A two-sided P-value of 0.05 corresponds to Bayes factors in favor of [the alternative hypothesis] that range from about 2.5 to 3.4 under reasonable assumptions about [the alternative hypothesis] (Fig. 1). This is weak evidence from at least three perspectives. First, conventional Bayes factor categorizations characterize this range as “weak” or “very weak.” Second, we suspect many scientists would guess that P ≈ 0.05 implies stronger support for [the alternative hypothesis] than a Bayes factor of 2.5 to 3.4. Third, using equation (1) and prior odds of 1:10, a P-value of 0.05 corresponds to at least 3:1 odds (i.e., the reciprocal of the product 1/10 × 3.4) in favor of the null hypothesis!

... In biomedical research, 96% of a sample of recent papers claim statistically significant results with the P < 0.05 threshold. However, replication rates were very low for these studies, suggesting a potential for gains by adopting this new standard in these fields as well.

In other words, as things are now, something declared "statistically significant" at the 5% level is much more likely to be false than to be true.

By contrast, the authors argue, results declared significant at the 1/2 % level are at least as likely to be true as false, in the sense of being replicable about 50% of the time in psychology and about 85% of the time in experimental economics:

Empirical evidence from recent replication projects in psychology and experimental economics provide insights into the prior odds in favor of [the alternative hypothesis]. In both projects, the rate of replication (i.e., significance at P < 0.05 in the replication in a consistent direction) was roughly double for initial studies with P < 0.005 relative to initial studies with 0.005 < P < 0.05: 50% versus 24% for psychology, and 85% versus 44% for experimental economics.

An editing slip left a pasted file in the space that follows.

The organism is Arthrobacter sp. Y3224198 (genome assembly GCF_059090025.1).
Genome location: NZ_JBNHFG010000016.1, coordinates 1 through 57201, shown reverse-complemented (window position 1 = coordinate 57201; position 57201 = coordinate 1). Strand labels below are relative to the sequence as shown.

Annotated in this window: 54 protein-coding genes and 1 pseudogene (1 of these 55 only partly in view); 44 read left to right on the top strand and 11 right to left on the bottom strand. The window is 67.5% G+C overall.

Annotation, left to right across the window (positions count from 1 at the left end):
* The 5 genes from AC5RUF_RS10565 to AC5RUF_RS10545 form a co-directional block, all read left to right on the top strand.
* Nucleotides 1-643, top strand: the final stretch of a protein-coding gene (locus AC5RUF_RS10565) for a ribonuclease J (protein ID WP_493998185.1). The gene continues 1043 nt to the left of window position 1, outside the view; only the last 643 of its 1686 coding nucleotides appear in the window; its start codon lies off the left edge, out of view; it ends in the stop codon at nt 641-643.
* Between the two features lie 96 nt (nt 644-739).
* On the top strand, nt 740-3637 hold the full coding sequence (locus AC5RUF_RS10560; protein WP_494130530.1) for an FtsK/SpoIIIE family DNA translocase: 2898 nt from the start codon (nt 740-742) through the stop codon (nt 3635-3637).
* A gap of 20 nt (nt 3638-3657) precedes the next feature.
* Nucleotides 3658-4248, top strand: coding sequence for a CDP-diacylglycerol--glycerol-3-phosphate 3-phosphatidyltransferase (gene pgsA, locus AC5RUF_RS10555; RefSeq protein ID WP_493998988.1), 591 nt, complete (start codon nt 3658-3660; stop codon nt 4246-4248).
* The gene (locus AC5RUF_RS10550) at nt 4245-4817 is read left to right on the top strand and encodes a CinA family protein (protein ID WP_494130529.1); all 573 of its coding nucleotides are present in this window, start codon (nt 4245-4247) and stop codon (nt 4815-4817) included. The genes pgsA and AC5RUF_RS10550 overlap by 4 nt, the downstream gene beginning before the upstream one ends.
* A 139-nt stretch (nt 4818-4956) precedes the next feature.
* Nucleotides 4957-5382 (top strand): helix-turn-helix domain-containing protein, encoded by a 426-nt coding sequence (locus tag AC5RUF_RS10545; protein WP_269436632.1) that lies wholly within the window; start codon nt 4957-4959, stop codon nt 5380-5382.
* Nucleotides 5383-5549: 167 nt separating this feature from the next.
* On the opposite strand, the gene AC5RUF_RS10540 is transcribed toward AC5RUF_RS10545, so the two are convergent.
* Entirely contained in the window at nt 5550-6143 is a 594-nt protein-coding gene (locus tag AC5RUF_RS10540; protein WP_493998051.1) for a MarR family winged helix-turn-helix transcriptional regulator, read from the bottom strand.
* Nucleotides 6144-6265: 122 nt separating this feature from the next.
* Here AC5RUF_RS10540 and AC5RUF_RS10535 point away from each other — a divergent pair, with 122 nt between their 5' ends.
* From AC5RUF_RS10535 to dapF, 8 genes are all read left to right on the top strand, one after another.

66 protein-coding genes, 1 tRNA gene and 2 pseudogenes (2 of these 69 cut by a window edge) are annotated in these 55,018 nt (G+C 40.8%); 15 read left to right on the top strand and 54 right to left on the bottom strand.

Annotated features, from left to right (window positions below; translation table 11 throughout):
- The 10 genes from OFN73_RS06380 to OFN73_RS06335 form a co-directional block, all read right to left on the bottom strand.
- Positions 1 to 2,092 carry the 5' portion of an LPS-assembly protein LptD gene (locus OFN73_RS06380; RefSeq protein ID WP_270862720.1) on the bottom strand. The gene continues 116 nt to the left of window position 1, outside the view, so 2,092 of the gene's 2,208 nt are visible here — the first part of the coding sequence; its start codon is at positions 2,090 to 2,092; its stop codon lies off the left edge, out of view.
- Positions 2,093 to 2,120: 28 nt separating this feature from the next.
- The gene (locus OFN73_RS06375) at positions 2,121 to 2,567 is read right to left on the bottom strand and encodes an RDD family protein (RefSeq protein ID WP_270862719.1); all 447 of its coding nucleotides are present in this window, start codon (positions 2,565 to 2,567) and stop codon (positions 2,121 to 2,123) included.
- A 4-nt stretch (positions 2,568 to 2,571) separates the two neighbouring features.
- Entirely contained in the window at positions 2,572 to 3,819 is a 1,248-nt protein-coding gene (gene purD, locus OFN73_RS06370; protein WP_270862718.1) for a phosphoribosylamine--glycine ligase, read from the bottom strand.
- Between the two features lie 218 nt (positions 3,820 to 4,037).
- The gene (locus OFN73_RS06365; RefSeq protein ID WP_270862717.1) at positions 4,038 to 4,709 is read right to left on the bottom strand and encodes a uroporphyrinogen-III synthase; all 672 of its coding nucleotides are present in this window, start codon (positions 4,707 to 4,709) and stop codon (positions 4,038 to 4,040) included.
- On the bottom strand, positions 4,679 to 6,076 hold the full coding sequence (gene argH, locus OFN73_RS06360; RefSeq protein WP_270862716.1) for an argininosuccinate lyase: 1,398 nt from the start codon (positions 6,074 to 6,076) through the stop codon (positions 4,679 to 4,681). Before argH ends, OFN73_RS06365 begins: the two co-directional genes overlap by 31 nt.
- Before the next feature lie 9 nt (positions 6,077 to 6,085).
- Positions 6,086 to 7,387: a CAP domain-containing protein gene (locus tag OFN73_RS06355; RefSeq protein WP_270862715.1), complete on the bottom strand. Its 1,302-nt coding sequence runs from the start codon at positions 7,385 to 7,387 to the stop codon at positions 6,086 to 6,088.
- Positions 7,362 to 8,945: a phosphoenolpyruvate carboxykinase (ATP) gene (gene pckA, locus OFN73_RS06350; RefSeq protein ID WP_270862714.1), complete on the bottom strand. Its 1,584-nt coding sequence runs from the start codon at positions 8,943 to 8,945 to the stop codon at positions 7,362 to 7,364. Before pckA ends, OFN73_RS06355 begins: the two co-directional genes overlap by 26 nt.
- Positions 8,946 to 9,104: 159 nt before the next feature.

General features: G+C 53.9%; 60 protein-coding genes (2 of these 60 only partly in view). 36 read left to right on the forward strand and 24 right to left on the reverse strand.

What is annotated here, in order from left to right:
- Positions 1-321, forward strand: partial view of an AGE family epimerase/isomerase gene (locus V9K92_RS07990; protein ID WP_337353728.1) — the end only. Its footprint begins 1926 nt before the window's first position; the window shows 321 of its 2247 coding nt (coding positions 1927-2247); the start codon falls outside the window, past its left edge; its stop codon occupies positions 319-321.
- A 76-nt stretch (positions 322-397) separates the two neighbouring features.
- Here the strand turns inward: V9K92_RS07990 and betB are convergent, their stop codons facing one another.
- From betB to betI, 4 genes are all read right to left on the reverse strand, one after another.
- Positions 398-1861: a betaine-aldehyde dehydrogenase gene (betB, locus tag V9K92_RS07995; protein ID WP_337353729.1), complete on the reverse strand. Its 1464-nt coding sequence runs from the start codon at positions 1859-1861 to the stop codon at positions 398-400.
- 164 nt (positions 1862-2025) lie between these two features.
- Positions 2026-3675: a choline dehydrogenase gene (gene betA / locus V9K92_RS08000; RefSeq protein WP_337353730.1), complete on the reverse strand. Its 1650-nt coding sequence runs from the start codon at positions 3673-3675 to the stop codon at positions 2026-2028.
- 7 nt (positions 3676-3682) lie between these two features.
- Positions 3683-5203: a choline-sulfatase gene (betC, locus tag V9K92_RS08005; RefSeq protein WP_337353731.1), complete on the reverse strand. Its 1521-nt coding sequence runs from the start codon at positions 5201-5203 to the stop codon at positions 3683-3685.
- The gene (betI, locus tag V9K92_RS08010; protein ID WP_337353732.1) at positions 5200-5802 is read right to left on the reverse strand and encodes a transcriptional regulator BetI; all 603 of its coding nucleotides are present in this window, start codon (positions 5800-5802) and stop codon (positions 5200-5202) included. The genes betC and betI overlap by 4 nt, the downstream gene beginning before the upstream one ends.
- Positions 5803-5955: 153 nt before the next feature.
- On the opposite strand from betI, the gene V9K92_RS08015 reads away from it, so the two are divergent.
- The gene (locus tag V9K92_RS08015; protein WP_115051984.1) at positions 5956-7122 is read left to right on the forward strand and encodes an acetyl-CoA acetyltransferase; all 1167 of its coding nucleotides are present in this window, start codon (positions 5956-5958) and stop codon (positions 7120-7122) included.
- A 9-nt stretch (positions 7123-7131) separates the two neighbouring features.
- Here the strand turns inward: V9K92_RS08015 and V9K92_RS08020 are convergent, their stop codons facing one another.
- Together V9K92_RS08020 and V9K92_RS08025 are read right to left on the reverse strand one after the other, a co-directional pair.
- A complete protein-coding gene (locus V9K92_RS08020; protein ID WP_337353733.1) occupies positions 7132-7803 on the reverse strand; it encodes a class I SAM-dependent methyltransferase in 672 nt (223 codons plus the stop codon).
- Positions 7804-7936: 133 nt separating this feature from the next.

What about the costs of a stricter standard for declaring statistical significance? The authors of "Redefine Statistical Significance" write:

For a wide range of common statistical tests, transitioning from a P-value threshold of [0.05] to [0.005] while maintaining 80% power would require an increase in sample sizes of about 70%. Such an increase means that fewer studies can be conducted using current experimental designs and budgets. But Figure 2 shows the benefit: false positive rates would typically fall by factors greater than two. Hence, considerable resources would be saved by not performing future studies based on false premises. Increasing sample sizes is also desirable because studies with small sample sizes tend to yield inflated effect size estimates, and publication and other biases may be more likely in an environment of small studies. We believe that efficiency gains would far outweigh losses.